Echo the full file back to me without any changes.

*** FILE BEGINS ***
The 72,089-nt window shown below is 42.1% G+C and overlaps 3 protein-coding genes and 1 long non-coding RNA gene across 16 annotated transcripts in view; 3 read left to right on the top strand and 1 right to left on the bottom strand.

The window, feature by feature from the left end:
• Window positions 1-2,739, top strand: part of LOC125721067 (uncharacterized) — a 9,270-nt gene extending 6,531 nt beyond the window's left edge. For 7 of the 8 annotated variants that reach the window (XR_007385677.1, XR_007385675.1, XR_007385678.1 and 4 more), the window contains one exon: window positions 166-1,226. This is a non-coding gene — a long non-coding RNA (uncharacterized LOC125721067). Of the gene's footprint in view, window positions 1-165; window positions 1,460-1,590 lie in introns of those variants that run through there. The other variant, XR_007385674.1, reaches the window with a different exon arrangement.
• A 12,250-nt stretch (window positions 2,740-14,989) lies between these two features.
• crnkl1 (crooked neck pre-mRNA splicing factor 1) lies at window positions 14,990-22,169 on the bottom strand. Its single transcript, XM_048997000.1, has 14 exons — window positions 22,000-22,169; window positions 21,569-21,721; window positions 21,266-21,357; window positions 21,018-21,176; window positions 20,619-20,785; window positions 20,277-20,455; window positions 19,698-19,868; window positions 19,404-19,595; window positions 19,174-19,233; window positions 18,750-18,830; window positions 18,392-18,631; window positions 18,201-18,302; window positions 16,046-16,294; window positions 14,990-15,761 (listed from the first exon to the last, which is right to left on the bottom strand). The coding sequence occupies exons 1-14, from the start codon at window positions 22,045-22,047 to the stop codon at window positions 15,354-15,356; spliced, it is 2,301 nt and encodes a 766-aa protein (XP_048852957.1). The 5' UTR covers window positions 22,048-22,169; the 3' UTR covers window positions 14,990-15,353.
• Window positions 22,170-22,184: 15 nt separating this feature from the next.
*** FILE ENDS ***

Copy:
The 72,089-nt window shown below is 42.1% G+C and overlaps 3 protein-coding genes and 1 long non-coding RNA gene across 16 annotated transcripts in view; 3 read left to right on the top strand and 1 right to left on the bottom strand.

The window, feature by feature from the left end:
• Window positions 1-2,739, top strand: part of LOC125721067 (uncharacterized) — a 9,270-nt gene extending 6,531 nt beyond the window's left edge. For 7 of the 8 annotated variants that reach the window (XR_007385677.1, XR_007385675.1, XR_007385678.1 and 4 more), the window contains one exon: window positions 166-1,226. This is a non-coding gene — a long non-coding RNA (uncharacterized LOC125721067). Of the gene's footprint in view, window positions 1-165; window positions 1,460-1,590 lie in introns of those variants that run through there. The other variant, XR_007385674.1, reaches the window with a different exon arrangement.
• A 12,250-nt stretch (window positions 2,740-14,989) lies between these two features.
• crnkl1 (crooked neck pre-mRNA splicing factor 1) lies at window positions 14,990-22,169 on the bottom strand. Its single transcript, XM_048997000.1, has 14 exons — window positions 22,000-22,169; window positions 21,569-21,721; window positions 21,266-21,357; window positions 21,018-21,176; window positions 20,619-20,785; window positions 20,277-20,455; window positions 19,698-19,868; window positions 19,404-19,595; window positions 19,174-19,233; window positions 18,750-18,830; window positions 18,392-18,631; window positions 18,201-18,302; window positions 16,046-16,294; window positions 14,990-15,761 (listed from the first exon to the last, which is right to left on the bottom strand). The coding sequence occupies exons 1-14, from the start codon at window positions 22,045-22,047 to the stop codon at window positions 15,354-15,356; spliced, it is 2,301 nt and encodes a 766-aa protein (XP_048852957.1). The 5' UTR covers window positions 22,048-22,169; the 3' UTR covers window positions 14,990-15,353.
• Window positions 22,170-22,184: 15 nt separating this feature from the next.